Schumpeter，888真人赌博：Suspicious minds,The economic consequences of Americans’ distrust
AMERICA is a grumpy and confused place. For an overarching explanation of what has gone wrong, a decline in trust is a good place to start. Trust can be defined as the expectation that other people, or organizations, will act in ways that are fair to you. In the White House and beyond there is precious little of it about. People increasingly view institutions as corrupt, strangers as suspicious, rivals as illegitimate and facts as negotiable.
The share of Americans who say “most people can be trusted” fell from 44% in 1976 to 32% in 2016, according to a survey from the University of Chicago. In a new book, “The Retreat of Western Liberalism”, Edward Luce, a commentator for the Financial Times in Washington, argues that distrust will contribute to America’s decline and eventually, even, to autocracy. Lack of faith is chewed over in boardrooms, too. In his latest letter to shareholders, Jamie Dimon, JPMorgan Chase’s boss, describes trust as America’s “secret sauce” and worries that the bottle is running dry.
根据芝加哥大学的一项调查，认为“大多数人可以信任”的美国人比例从1976年的44%下降到2016年的32%。《金融时报》驻华盛顿评论员爱德华·卢斯(Edward Luce)在新书《西方自由主义的退却》(The Retreat of Western Liberalism)中指出，不信任将加速美国的衰落，甚至最终导致独裁。公司董事会也在琢磨缺乏信任的问题。摩根大通的老板杰米·戴蒙(Jamie Dimon)在最近给股东的信中将信任称为美国的“秘方”，并担心装秘方的瓶子快要空了。
The tricky bit is reconciling this distrust with the rosy business outlook. The S&P 500 index is near an all-time high, even though many economists say that distrust is toxic for prosperity because transactions become dearer and riskier. An OECD study of 30 economies shows that those with low levels of trust, such as Turkey and Mexico, are far poorer. Three scholars, Luigi Guiso, Paola Sapienza and Luigi Zingales, have shown that pairs of countries (such as Britain and France) whose populations say they distrust each other, have less bilateral trade and investment.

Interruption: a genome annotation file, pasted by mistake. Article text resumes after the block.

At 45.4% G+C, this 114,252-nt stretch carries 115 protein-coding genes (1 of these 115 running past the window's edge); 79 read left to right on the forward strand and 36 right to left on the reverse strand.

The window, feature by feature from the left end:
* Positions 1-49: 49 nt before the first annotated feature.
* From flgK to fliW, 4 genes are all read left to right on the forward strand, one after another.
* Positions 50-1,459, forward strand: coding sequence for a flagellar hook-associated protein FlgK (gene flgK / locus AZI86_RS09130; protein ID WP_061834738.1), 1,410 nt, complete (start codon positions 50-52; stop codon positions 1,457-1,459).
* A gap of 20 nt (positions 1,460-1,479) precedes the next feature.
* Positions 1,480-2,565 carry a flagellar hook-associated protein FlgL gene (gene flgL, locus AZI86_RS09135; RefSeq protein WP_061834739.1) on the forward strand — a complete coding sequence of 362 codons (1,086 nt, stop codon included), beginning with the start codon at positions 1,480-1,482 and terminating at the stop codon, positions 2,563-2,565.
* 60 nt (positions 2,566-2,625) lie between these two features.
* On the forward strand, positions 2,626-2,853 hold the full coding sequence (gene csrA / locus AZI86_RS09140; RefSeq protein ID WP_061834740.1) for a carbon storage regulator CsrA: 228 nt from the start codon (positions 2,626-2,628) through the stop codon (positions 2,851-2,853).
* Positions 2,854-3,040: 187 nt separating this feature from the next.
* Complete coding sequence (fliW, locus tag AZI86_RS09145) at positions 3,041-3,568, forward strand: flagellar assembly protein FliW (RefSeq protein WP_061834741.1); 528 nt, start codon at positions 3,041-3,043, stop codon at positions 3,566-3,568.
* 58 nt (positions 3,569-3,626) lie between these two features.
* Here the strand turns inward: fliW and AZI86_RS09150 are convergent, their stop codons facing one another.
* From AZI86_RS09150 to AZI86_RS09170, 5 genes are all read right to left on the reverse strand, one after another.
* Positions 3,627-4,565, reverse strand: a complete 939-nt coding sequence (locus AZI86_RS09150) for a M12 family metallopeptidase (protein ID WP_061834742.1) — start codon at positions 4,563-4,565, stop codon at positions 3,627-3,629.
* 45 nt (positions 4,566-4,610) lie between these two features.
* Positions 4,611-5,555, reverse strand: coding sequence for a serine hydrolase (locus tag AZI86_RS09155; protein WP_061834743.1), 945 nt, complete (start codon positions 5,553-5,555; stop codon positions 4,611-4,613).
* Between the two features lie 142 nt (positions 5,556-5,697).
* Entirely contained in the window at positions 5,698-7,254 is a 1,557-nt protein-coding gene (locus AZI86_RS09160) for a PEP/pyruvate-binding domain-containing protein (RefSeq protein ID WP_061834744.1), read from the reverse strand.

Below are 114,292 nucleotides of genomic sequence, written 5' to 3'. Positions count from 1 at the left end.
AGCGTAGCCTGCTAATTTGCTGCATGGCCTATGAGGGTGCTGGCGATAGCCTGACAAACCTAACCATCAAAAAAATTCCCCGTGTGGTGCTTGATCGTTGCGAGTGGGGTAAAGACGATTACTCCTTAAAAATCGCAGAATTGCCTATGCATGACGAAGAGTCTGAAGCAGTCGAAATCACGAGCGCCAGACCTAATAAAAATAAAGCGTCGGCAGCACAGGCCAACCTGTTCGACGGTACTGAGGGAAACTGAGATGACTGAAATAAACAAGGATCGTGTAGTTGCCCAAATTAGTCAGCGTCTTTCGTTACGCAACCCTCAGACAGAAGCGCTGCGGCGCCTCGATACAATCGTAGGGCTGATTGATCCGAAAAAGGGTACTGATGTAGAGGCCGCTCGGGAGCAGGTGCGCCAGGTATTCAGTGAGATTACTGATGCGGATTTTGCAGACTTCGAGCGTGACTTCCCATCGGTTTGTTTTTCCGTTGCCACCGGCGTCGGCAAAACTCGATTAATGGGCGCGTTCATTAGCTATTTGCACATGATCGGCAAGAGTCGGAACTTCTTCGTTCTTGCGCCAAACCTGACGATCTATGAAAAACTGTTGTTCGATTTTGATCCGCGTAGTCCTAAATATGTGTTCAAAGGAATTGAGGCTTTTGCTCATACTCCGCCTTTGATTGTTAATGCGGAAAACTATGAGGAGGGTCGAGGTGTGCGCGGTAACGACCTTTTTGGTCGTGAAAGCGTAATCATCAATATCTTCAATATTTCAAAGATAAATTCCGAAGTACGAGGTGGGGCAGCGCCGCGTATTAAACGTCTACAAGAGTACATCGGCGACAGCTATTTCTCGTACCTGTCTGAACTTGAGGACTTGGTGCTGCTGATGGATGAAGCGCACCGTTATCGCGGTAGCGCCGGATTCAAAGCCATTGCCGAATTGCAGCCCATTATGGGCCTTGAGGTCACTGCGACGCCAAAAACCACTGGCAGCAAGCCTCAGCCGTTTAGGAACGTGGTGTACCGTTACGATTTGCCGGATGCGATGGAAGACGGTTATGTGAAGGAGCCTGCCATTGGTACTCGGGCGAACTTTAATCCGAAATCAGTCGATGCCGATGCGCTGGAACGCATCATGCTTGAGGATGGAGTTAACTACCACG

这种不信任与美妙的商业前景放在一起似乎很不协调。标准普尔500指数目前接近历史高点——尽管许多经济学家认为不信任会扼杀繁荣，因为交易的成本会更高，风险会更大。经合组织对30个经济体的研究表明，信任水平较低的国家，比如土耳其和墨西哥等，要比美国贫穷得多。路易吉·圭索(Luigi Guiso)、佩奥拉·萨皮恩扎(Paola Sapienza)和路易吉·津加雷斯(Luigi Zingales)等三位学者证明，如果两个国家的民众对彼此都表示不信任，它们之间的双边贸易和投资也较少，比如英国和法国。
America’s mistrust outbreak can be split into two parts: what consumers think, and what firms think. The share of folk who have “little or no confidence” in big business has risen from 26% in 1976 to 39% in June, according to Gallup. For banks it has risen from 10% in 1979 to 28% today. Over decades big firms have broken implicit promises to their employees, such as providing a job for life and paying generous pensions. That has probably soured the public’s view. And the financial crisis of 2007-08 blew a giant hole in the reputation of big business and finance.
Yet despite their customers’ distaste, big firms mint huge profits. One explanation is declining competition over the past 20 years. If markets are working, firms that are perceived to behave badly lose market share. In concentrated industries this discipline is lacking. Two recent scandals in oligopolistic bits of the economy illustrate the point. Wells Fargo, a bank, created millions of fake accounts, yet in the three months to June its year-on-year profits rose by 5%. In April a United Airlines passenger was assaulted, causing an outcry. Its underlying profits later rose by 5%, too. In such industries Americans are inured to mistreatment.